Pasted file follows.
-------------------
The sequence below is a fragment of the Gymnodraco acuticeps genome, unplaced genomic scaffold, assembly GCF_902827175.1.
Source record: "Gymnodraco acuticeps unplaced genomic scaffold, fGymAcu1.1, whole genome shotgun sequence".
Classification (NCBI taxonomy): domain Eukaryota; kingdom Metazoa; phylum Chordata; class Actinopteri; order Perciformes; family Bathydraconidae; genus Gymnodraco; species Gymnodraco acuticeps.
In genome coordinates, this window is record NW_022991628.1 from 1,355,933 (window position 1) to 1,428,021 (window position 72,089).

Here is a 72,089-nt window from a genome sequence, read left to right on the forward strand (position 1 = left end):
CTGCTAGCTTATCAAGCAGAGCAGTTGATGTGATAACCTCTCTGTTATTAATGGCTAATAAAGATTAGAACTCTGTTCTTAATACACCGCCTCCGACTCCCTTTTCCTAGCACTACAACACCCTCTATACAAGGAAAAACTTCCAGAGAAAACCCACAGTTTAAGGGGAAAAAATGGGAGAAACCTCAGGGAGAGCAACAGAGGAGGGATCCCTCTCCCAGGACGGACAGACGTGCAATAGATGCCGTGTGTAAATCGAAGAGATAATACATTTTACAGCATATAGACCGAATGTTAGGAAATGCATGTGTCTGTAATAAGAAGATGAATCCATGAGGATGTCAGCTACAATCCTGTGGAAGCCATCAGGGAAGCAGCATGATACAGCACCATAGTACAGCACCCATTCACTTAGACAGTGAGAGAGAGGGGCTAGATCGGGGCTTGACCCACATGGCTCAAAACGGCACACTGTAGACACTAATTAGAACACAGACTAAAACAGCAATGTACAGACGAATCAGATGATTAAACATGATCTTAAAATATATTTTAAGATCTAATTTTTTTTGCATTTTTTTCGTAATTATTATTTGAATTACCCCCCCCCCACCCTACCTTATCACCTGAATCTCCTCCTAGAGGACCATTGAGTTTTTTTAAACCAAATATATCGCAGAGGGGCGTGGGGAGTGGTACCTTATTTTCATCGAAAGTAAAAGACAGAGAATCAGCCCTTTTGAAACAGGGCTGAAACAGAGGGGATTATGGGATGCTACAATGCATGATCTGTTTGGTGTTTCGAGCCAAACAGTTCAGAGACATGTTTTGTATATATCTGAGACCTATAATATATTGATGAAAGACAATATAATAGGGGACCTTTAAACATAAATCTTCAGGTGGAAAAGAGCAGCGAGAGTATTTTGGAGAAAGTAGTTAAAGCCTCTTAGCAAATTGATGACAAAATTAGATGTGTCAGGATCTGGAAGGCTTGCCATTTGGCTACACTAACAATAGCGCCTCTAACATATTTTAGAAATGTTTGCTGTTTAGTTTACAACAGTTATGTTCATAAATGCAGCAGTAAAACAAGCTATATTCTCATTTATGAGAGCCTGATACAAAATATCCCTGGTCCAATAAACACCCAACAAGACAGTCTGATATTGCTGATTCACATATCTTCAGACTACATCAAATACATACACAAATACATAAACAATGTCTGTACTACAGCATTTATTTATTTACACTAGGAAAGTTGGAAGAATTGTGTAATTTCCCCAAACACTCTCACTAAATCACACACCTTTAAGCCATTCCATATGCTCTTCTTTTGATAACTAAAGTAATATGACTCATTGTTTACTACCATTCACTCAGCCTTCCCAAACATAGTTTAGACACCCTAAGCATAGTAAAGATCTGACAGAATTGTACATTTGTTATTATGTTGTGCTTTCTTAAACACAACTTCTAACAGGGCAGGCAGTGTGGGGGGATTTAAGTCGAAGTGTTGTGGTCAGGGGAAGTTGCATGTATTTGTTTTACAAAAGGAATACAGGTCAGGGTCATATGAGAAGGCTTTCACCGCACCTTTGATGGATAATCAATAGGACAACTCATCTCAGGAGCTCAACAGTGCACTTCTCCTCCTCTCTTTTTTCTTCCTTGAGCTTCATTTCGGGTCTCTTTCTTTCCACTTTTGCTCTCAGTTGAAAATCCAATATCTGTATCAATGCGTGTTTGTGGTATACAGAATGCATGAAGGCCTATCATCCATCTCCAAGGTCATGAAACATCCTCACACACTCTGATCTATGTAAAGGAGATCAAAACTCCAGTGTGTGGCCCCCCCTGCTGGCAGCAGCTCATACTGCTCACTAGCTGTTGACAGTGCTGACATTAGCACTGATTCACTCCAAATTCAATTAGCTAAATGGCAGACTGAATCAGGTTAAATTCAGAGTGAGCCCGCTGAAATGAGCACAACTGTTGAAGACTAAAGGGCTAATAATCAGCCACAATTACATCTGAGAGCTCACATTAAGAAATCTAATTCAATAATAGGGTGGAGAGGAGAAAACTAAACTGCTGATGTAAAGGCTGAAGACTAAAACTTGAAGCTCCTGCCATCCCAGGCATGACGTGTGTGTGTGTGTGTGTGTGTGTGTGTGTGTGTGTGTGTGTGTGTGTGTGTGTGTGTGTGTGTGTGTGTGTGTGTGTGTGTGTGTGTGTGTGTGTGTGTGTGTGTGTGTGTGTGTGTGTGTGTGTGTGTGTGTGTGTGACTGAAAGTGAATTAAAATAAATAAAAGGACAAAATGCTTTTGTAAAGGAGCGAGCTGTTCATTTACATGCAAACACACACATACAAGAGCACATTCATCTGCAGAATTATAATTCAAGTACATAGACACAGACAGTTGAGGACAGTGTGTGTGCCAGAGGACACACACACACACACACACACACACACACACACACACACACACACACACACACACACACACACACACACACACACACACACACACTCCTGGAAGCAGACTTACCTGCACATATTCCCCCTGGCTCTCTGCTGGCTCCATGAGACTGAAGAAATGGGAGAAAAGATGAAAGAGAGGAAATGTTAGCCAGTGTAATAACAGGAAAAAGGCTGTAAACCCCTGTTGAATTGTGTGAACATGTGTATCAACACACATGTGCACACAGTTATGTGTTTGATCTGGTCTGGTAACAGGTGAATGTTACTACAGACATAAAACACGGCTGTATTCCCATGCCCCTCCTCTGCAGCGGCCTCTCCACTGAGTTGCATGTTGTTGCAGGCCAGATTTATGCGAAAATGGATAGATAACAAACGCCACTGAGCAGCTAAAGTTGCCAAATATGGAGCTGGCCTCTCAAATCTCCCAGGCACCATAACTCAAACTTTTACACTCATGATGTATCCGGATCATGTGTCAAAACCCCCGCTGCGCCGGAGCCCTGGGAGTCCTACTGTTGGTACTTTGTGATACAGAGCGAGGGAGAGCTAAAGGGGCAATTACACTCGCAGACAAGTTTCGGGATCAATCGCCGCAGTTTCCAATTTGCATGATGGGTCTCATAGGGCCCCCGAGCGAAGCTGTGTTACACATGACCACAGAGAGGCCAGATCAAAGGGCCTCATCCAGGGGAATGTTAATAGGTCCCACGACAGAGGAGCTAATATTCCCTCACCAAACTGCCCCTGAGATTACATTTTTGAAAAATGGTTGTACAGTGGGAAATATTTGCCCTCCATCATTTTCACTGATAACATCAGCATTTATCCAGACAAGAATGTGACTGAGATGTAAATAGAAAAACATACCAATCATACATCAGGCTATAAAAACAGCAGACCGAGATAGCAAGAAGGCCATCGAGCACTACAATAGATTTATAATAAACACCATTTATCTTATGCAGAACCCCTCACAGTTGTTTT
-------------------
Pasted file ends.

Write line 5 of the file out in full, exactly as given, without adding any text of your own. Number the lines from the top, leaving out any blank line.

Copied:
Here is a 72,089-nt window from a genome sequence, read left to right on the forward strand (position 1 = left end):